Winterize a Car – Engine & Fuel System

    Published: 06-16-2009
    Views: 22,958
    Ed Kriston from AAA Mid-Atlantic’s approved auto repair department demonstrates how to winterize a car, including the engine and fuel system.

    Ed Kriston: Hi! I am Ed Kriston from AAA Mid-Atlantic's approved auto repair department. While talking about winterizing your car, one of the things we should look at, of course, is your fuel system. The major part of your fuel system is going to start at the fuel tank which is here just above my head. Inside most of the common cars today, you are going to have an internal fuel pump inside the fuel tank which, of course, we can't see from out here. Also, somewhere in the system you are going to have a fuel filter. Some of them are inside the fuel tank which is little hard for replacement by yourself. Some are external where they are relatively easy to get to. Of course, one of the things that you should also check underneath the car while you are looking at the fuel tank, just to make sure everything is good with it, is all over the lines and hoses that run back here to the tank from the engine. Underneath the hood here is, where there are a lot of hoses and tubes which you just want to take a look at, make sure that you don't have any leaks, or anything that is going to be a problem for you going into winter. This is the fuel supply line that comes from the fuel pump inside the fuel tank. And it supplies fuel to this rail which is called the fuel rail. Now this being of the engine, you have a fuel rail on this side and then this tube goes in front of the engine to another one just like it on the other side of the engine. Underneath that fuel rail is where you will find your injectors, here is one, here is another one underneath. But your the biggest most important part is just to make sure that you don't have leaks. Leaks should be pretty easy to see because if it is even a really small leak, you will start to see some deposits left from the additives in the fuel that will start to show up around the fuel rail, specially right here where the fuel rail and the injector themselves meet. There is a lot of rings in there that are supposed to stop them from leaking. Other than natters, really not a whole lot more that you can do the fuel side of it at that point. Then we can talk about the air filter and get a little bit of idea what you need to look at with that.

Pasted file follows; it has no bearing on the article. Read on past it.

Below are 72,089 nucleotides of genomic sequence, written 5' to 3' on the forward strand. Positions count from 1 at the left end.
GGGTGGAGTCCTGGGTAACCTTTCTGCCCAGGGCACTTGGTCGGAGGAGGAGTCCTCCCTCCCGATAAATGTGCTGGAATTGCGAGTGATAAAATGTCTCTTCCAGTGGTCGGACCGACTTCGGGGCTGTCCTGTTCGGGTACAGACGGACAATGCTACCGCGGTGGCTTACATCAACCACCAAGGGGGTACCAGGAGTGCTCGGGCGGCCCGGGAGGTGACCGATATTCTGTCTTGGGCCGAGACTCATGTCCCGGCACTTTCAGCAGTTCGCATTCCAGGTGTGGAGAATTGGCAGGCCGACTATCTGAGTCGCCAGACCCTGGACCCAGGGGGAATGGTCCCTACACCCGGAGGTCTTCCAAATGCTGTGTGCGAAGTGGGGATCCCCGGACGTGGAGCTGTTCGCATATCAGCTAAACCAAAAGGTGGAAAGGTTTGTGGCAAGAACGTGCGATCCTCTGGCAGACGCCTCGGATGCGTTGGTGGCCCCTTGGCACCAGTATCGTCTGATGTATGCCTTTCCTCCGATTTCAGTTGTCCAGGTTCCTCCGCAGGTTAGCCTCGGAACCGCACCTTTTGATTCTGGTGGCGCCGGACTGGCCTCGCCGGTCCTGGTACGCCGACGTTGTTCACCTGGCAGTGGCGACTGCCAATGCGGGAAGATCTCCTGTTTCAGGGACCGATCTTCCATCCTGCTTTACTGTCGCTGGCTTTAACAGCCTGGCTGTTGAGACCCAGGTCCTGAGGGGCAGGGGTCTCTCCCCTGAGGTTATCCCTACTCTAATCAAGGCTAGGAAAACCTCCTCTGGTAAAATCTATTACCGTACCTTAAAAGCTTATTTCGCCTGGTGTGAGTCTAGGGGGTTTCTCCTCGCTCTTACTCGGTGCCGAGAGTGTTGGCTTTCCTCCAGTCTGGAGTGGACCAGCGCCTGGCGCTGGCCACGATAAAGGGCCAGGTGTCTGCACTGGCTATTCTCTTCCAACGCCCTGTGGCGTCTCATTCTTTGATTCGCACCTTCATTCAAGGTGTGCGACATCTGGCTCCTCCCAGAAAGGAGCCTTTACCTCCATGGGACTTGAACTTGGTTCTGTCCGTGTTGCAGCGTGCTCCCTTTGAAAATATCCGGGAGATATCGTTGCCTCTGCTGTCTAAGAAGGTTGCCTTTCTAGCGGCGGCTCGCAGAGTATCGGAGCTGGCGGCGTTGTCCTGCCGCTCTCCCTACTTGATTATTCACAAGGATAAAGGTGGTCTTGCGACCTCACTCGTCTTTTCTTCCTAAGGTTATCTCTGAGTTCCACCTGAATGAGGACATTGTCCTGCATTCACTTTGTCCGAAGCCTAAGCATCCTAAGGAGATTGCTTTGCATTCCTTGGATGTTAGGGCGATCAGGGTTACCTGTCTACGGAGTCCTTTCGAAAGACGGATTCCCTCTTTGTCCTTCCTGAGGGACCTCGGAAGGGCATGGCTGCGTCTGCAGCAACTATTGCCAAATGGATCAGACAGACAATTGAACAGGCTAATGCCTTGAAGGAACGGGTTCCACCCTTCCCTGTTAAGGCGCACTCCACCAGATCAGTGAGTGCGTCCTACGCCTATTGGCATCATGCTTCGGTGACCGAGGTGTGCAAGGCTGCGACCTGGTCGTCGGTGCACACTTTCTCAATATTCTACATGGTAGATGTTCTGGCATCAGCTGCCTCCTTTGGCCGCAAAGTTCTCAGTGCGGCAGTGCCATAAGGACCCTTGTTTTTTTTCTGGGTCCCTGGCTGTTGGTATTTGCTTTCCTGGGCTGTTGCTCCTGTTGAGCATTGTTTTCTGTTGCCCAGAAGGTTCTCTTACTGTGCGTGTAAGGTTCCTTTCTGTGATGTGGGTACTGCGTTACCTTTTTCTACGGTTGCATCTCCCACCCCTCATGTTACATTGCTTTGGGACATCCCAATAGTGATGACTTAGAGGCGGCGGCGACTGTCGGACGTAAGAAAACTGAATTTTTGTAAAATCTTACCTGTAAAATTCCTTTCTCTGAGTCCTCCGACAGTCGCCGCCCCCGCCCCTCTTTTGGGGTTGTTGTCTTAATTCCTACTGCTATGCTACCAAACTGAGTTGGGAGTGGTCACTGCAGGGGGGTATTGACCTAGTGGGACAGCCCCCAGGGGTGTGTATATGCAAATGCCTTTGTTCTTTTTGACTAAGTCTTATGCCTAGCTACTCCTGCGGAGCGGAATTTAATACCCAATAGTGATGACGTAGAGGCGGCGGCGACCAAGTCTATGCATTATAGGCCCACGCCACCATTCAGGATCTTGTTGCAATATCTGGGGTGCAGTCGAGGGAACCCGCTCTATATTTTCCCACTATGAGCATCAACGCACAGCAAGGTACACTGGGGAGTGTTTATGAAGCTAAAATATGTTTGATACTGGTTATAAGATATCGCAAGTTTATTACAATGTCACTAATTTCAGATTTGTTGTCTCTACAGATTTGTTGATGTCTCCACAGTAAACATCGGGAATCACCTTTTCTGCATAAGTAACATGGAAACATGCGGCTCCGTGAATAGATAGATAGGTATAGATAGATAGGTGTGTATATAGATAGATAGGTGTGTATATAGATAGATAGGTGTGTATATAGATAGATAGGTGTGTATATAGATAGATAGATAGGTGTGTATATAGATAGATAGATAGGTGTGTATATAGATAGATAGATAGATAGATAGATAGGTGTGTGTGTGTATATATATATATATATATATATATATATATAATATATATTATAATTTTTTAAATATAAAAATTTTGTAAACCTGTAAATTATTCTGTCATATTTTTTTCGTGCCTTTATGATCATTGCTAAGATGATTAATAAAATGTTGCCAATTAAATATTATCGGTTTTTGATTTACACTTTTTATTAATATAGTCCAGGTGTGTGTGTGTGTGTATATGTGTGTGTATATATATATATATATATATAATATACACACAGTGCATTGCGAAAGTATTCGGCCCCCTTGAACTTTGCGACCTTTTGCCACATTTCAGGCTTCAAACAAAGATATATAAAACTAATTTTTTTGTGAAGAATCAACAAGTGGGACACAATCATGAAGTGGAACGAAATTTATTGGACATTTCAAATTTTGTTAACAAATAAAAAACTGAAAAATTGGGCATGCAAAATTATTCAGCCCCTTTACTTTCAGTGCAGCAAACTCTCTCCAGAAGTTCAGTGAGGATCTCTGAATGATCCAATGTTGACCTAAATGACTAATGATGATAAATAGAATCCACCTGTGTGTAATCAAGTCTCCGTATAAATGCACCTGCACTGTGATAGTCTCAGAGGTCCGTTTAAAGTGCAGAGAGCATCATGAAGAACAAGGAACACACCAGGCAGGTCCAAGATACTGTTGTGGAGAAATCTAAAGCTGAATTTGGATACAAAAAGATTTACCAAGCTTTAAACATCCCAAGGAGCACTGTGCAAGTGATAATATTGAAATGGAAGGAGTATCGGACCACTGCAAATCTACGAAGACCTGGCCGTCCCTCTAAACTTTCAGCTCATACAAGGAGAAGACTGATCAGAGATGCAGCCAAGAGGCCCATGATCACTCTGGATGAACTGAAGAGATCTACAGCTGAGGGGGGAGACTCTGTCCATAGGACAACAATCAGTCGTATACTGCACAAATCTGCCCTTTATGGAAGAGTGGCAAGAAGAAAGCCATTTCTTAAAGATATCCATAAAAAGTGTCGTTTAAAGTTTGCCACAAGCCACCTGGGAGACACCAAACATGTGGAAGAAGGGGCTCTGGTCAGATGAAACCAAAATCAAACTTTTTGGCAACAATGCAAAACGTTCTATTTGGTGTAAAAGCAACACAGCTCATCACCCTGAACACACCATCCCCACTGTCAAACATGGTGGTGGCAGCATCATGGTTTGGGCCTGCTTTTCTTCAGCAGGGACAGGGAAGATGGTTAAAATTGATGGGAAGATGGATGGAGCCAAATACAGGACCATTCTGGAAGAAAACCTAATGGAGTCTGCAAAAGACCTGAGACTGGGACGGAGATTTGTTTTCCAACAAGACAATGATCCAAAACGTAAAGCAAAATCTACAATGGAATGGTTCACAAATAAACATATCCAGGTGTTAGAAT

Always located up in the engine compartment somewhere, some are easy to get to, some are not. The one in this vehicle is located right here. By taking off three clips and removing the housing cover, we can get to the air filter. This, of course, is the engine side of the air filter which does not look too bad. But this is the business end. This is the one where the air comes in from outside the vehicle through this air filter before it goes into the engine. As you can see, this one is obviously dirty in a large area and I would say that this one from what I see should be replaced. And it is always a good idea to make sure that the air filter is in good condition. This is a new air filter. I will give you an example of what a new one should look like. During the winter time, when the engine is going to be running a colder temperatures outside, it is going to run a little wretched. So if I have got a dirty air filter and it is going to restrict the amount of air that is going into the engine, that can cause a number of problems; Check engine lights, running performance problems, just driveability problems, by themselves. So it is always a good idea to have a good clean air filter in the car.

    The next segment is going to be on Exhaust Systems.